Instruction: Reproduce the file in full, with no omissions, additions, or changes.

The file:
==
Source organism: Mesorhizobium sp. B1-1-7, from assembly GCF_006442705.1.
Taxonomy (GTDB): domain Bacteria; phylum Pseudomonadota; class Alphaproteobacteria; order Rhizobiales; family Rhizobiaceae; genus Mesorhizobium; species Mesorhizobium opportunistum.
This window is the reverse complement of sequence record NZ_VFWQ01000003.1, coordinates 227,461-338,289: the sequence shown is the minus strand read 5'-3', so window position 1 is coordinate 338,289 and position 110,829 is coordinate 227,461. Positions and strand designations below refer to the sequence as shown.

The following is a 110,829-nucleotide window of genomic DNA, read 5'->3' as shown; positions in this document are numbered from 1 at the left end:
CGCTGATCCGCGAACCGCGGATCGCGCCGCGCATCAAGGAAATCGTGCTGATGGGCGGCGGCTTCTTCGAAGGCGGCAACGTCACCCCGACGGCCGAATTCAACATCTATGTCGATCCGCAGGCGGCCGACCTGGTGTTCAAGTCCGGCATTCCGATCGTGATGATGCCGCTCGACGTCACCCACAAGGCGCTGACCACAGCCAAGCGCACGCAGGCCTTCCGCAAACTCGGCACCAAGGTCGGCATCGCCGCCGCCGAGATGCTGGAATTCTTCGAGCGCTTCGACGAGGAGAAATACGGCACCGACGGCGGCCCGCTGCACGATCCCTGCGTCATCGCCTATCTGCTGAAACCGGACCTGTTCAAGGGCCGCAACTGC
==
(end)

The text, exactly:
Source organism: Mesorhizobium sp. B1-1-7, from assembly GCF_006442705.1.
Taxonomy (GTDB): domain Bacteria; phylum Pseudomonadota; class Alphaproteobacteria; order Rhizobiales; family Rhizobiaceae; genus Mesorhizobium; species Mesorhizobium opportunistum.
This window is the reverse complement of sequence record NZ_VFWQ01000003.1, coordinates 227,461-338,289: the sequence shown is the minus strand read 5'-3', so window position 1 is coordinate 338,289 and position 110,829 is coordinate 227,461. Positions and strand designations below refer to the sequence as shown.

The following is a 110,829-nucleotide window of genomic DNA, read 5'->3' as shown; positions in this document are numbered from 1 at the left end:
CGCTGATCCGCGAACCGCGGATCGCGCCGCGCATCAAGGAAATCGTGCTGATGGGCGGCGGCTTCTTCGAAGGCGGCAACGTCACCCCGACGGCCGAATTCAACATCTATGTCGATCCGCAGGCGGCCGACCTGGTGTTCAAGTCCGGCATTCCGATCGTGATGATGCCGCTCGACGTCACCCACAAGGCGCTGACCACAGCCAAGCGCACGCAGGCCTTCCGCAAACTCGGCACCAAGGTCGGCATCGCCGCCGCCGAGATGCTGGAATTCTTCGAGCGCTTCGACGAGGAGAAATACGGCACCGACGGCGGCCCGCTGCACGATCCCTGCGTCATCGCCTATCTGCTGAAACCGGACCTGTTCAAGGGCCGCAACTGC